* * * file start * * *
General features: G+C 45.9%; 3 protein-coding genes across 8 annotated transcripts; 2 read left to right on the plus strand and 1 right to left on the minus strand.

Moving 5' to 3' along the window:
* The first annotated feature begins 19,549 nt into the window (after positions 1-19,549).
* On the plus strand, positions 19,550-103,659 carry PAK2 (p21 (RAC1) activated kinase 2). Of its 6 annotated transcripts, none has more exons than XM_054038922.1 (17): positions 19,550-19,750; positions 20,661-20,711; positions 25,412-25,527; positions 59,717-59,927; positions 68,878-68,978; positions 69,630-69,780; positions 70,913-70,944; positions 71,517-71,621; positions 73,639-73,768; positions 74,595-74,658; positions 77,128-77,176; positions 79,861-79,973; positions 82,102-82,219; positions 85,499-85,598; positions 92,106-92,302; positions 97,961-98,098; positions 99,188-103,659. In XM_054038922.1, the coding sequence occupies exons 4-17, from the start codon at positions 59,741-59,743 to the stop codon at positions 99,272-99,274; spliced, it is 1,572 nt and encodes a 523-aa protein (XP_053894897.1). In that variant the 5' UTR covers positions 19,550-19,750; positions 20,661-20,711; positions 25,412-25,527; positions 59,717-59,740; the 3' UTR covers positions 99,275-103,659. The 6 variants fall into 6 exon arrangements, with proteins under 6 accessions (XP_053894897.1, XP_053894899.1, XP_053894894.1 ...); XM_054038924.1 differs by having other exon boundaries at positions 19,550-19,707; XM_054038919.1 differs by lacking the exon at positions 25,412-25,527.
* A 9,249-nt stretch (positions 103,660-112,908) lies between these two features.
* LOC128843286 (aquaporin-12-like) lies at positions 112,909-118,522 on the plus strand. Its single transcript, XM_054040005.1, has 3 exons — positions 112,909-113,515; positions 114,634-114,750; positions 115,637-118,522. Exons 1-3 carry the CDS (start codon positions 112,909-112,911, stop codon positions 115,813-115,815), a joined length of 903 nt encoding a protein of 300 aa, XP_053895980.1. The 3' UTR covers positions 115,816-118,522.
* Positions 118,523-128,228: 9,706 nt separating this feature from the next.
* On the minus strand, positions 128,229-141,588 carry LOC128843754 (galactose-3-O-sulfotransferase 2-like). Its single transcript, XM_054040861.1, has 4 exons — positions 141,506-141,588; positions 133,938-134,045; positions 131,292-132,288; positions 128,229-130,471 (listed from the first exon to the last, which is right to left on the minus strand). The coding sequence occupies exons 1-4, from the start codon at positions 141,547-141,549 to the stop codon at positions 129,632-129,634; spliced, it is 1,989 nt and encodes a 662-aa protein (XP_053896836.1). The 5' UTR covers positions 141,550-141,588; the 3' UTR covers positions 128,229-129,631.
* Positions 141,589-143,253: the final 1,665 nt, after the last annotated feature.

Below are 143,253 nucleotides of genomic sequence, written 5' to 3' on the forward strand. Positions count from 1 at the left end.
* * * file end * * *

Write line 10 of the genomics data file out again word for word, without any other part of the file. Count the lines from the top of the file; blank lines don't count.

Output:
Below are 143,253 nucleotides of genomic sequence, written 5' to 3' on the forward strand. Positions count from 1 at the left end.